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Risk management is very important when considering advancing in Nigeria. Risk management is the classification and evaluation of risks and the planning to reduce the impact of high-risk, unfortunate events. Nigerian companies face considerably more challenges than international companies. Fist they generate less electricity nationally than a single city in Ireland. Even though Nigeria is huge it fabricates less electricity nationally than most cities internationally. This can become a huge concern for companies trying to branch out globally.
Obtaining permits and licenses is a further challenge. There are also different types of corruption despite federal and state government reforms. Not to forget either, the crazy traffic in cities like Lagos, which can limit a company to how many meetings they can have in a day, plus the security situation, and the mobile phone network coverage. All of this has to be taken into consideration when entering this market. But even with all these challenges, competition has already entered the market. As a leader in the industry, Bayer must comprehend that growth must be merited and not taken for granted.
To really see the imaginable for Nigeria, Bayer needs to take a long look at economic headwinds and overcome structural obstacles. To grow as a company and improve patients’ access to medicines, Bayer should run a granular analysis by city, therapeutic area, and channel, and create groundbreaking offerings that drive access in the growing middle class. They need to get closer to healthcare providers, build skills at operating complex sales and distribution networks, and capitalize in the local talent in Nigeria. As Africa’s main economy, most inhabited country, and biggest consumer market, Nigeria has been addressed as the next forefront for pharma after South Africa and the hotspots of Northern Africa. A market economy is portrayed by the “invisible hand” of market forces; government takes a hands-off, or lenient, approach. But Nigeria’s slip into recession back in 2016 has made some companies wonder whether strong growth is still possible. The International Monetary Fund cut Nigeria’s GDP growth forecast, yet in spite of the bad outlook they are still a great prospect for the pharmaceutical industry. As the middle class multiplies, healthcare expenses increase. The rise in noncommunicable diseases such as diabetes and heart disease present chances for pharma companies to view themselves as long-term partners to the government by presenting access to much needed medicines. Analysis specifies that the value of the Nigerian pharma market could rise by as much as nine percent a year over the next ten years to reach way over $3. 6 billion by 2019 making it as large as the South African market today. Over the same period, Nigeria could impact between $1. 9 billion and $2. 2 billion to pharma sales growth, 55 percent of it from prescription drugs.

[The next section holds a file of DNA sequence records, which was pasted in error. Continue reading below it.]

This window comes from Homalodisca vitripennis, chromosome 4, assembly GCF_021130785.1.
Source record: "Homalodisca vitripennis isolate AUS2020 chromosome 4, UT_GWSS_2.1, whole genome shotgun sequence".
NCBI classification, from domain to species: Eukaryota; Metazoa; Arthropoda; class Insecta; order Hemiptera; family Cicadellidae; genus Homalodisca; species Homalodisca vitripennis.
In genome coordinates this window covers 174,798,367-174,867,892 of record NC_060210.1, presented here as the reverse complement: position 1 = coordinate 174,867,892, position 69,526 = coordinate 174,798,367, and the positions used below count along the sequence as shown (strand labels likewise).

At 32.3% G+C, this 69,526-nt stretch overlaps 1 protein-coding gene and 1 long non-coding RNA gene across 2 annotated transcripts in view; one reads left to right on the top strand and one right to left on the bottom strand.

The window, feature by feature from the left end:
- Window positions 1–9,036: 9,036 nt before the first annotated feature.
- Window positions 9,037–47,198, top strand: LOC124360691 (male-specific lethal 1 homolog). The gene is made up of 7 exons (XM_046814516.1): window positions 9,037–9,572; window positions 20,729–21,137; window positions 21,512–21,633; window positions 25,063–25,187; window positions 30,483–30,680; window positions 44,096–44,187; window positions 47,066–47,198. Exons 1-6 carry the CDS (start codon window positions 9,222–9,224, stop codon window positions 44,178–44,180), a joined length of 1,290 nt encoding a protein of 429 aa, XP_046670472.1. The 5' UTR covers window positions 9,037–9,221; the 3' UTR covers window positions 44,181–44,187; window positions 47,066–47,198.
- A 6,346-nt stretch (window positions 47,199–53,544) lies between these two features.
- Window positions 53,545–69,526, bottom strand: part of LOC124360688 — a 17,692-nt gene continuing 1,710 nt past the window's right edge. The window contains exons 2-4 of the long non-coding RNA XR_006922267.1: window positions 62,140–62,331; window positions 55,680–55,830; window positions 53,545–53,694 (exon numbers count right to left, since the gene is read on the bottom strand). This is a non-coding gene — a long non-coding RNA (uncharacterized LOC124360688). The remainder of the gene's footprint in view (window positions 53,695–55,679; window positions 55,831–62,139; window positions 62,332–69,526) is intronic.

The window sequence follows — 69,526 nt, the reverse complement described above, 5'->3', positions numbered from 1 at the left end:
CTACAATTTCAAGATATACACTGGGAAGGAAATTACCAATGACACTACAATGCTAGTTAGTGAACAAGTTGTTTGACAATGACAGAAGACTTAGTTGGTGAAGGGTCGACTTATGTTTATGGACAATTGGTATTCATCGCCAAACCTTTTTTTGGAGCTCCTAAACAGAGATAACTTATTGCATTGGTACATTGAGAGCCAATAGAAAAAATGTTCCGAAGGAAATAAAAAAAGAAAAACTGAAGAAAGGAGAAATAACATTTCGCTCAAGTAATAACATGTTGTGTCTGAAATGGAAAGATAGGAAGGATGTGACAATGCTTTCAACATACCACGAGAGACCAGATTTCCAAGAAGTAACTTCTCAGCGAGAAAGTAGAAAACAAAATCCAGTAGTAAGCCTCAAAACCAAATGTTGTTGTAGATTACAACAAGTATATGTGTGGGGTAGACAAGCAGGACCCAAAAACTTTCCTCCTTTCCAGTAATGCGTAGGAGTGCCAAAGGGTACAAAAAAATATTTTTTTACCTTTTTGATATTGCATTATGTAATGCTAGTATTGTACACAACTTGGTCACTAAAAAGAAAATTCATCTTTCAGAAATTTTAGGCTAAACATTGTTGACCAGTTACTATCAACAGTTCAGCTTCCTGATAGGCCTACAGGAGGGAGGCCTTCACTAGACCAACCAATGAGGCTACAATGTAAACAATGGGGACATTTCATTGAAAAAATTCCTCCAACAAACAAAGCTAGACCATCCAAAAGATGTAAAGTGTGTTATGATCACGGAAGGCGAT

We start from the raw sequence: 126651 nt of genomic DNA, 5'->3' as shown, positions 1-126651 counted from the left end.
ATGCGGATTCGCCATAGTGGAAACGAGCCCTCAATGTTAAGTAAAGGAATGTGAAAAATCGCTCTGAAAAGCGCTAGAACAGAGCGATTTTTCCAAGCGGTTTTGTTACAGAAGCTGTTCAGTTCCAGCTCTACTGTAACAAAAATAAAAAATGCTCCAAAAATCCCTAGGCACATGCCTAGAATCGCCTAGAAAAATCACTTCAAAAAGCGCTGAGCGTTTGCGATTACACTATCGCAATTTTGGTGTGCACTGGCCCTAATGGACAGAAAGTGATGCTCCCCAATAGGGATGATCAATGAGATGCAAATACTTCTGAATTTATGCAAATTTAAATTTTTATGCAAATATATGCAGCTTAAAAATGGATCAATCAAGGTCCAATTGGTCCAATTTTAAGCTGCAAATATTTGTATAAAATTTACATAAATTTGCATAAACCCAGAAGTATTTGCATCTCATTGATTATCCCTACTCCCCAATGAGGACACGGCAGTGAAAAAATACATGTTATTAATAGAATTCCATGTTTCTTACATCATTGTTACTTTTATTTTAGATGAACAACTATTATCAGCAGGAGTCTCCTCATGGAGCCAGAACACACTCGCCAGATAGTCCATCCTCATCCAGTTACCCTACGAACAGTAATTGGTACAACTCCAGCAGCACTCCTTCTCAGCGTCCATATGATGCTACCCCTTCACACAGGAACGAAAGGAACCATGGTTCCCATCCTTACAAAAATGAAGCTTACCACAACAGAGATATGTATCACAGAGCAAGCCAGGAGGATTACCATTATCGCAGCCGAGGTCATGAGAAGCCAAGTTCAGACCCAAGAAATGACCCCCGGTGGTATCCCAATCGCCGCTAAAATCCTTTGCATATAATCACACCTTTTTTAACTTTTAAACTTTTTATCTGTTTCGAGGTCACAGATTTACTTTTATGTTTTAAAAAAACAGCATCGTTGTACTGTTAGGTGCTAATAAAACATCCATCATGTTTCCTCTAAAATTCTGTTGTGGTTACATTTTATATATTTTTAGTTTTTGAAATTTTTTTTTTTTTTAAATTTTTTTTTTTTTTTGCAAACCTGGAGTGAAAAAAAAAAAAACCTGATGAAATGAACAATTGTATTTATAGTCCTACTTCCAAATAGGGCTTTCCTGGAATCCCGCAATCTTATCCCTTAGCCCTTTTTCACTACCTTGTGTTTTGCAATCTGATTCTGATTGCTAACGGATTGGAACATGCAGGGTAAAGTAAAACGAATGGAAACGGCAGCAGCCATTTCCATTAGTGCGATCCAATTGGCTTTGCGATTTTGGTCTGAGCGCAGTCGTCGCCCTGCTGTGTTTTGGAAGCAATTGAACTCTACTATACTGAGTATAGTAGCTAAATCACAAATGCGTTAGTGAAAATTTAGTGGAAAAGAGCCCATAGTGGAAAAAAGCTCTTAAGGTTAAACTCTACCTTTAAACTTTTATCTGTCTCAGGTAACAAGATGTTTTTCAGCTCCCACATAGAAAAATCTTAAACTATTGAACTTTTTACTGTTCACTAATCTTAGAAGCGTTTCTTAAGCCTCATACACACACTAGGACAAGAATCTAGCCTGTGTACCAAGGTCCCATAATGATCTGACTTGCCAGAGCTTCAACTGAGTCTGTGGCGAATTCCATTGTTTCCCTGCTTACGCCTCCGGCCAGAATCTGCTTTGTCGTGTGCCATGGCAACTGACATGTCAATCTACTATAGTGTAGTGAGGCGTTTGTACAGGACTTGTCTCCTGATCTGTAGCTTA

There are three main problems Bayer will need to face moving into this market in Nigeria. Nigeria’s healthcare infrastructure varies significantly between cities and rural areas, and between public and private provision. Overall, the country lacks the medical facilities, equipment, and competences it needs to tackle the substantial healthcare challenges it faces. Because of their lack of infrastructure, approximately 5, 000 patients have to travel out of the country for healthcare. These patients are seeking treatment in cardiology, musculoskeletal, hematology, or oncology. The next hindrance is that most patients have no type of medical coverage, so a lot is spent out their pocket which most do not have the money for such expenses. It seems the only ones who really get full healthcare are the patients who have wealth. And to make matters worse, distribution, wholesale, and retail markups can be very high. By the time medicine is reaching the patients the price has nearly doubled or tripled.
Lastly, in Nigeria the distribution of counterfeit and parallel medicines is often difficult to tell apart from the real thing. These counterfeit medicines make up about three-quarters of the pharma market. The competition is definitely brutal and highly disintegrated. Bayer needs to stay one step ahead when entering this market.
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